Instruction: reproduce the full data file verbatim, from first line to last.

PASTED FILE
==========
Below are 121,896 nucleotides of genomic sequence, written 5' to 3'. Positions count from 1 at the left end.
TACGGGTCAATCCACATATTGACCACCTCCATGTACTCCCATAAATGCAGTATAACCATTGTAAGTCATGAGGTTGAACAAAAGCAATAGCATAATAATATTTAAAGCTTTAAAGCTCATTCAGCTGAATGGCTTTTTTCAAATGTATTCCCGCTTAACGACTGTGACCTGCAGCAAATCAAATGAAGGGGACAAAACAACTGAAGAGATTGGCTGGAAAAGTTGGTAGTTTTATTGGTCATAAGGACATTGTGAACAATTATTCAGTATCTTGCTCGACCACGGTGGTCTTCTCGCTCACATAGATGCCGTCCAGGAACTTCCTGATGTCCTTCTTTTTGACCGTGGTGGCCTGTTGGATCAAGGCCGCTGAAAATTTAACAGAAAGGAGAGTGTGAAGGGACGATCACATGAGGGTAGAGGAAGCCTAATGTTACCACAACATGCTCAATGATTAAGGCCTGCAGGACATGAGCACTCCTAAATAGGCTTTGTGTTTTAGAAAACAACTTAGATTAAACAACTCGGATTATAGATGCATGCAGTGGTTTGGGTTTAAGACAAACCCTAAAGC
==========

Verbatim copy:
Below are 121,896 nucleotides of genomic sequence, written 5' to 3'. Positions count from 1 at the left end.
TACGGGTCAATCCACATATTGACCACCTCCATGTACTCCCATAAATGCAGTATAACCATTGTAAGTCATGAGGTTGAACAAAAGCAATAGCATAATAATATTTAAAGCTTTAAAGCTCATTCAGCTGAATGGCTTTTTTCAAATGTATTCCCGCTTAACGACTGTGACCTGCAGCAAATCAAATGAAGGGGACAAAACAACTGAAGAGATTGGCTGGAAAAGTTGGTAGTTTTATTGGTCATAAGGACATTGTGAACAATTATTCAGTATCTTGCTCGACCACGGTGGTCTTCTCGCTCACATAGATGCCGTCCAGGAACTTCCTGATGTCCTTCTTTTTGACCGTGGTGGCCTGTTGGATCAAGGCCGCTGAAAATTTAACAGAAAGGAGAGTGTGAAGGGACGATCACATGAGGGTAGAGGAAGCCTAATGTTACCACAACATGCTCAATGATTAAGGCCTGCAGGACATGAGCACTCCTAAATAGGCTTTGTGTTTTAGAAAACAACTTAGATTAAACAACTCGGATTATAGATGCATGCAGTGGTTTGGGTTTAAGACAAACCCTAAAGC